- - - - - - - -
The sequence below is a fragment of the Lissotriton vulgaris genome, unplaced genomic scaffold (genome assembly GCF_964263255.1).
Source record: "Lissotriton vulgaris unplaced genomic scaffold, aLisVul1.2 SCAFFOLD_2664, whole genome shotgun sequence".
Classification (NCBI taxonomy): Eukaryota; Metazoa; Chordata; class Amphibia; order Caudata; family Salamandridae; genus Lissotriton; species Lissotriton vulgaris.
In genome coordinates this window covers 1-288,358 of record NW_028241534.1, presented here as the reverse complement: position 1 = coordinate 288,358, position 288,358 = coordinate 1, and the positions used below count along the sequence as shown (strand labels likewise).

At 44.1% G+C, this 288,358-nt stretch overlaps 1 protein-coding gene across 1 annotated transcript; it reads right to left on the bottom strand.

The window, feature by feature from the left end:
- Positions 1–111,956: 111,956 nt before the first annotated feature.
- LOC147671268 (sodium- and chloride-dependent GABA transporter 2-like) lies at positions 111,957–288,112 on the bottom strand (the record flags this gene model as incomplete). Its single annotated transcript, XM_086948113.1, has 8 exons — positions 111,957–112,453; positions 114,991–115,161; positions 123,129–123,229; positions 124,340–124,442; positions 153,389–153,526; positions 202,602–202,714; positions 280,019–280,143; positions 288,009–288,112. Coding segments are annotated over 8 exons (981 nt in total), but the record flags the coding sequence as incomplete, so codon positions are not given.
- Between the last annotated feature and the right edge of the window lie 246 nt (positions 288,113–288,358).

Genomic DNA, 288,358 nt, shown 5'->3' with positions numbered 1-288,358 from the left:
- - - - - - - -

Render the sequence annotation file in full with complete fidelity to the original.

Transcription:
The sequence below is a fragment of the Lissotriton vulgaris genome, unplaced genomic scaffold (genome assembly GCF_964263255.1).
Source record: "Lissotriton vulgaris unplaced genomic scaffold, aLisVul1.2 SCAFFOLD_2664, whole genome shotgun sequence".
Classification (NCBI taxonomy): Eukaryota; Metazoa; Chordata; class Amphibia; order Caudata; family Salamandridae; genus Lissotriton; species Lissotriton vulgaris.
In genome coordinates this window covers 1-288,358 of record NW_028241534.1, presented here as the reverse complement: position 1 = coordinate 288,358, position 288,358 = coordinate 1, and the positions used below count along the sequence as shown (strand labels likewise).

At 44.1% G+C, this 288,358-nt stretch overlaps 1 protein-coding gene across 1 annotated transcript; it reads right to left on the bottom strand.

The window, feature by feature from the left end:
- Positions 1–111,956: 111,956 nt before the first annotated feature.
- LOC147671268 (sodium- and chloride-dependent GABA transporter 2-like) lies at positions 111,957–288,112 on the bottom strand (the record flags this gene model as incomplete). Its single annotated transcript, XM_086948113.1, has 8 exons — positions 111,957–112,453; positions 114,991–115,161; positions 123,129–123,229; positions 124,340–124,442; positions 153,389–153,526; positions 202,602–202,714; positions 280,019–280,143; positions 288,009–288,112. Coding segments are annotated over 8 exons (981 nt in total), but the record flags the coding sequence as incomplete, so codon positions are not given.
- Between the last annotated feature and the right edge of the window lie 246 nt (positions 288,113–288,358).

Genomic DNA, 288,358 nt, shown 5'->3' with positions numbered 1-288,358 from the left: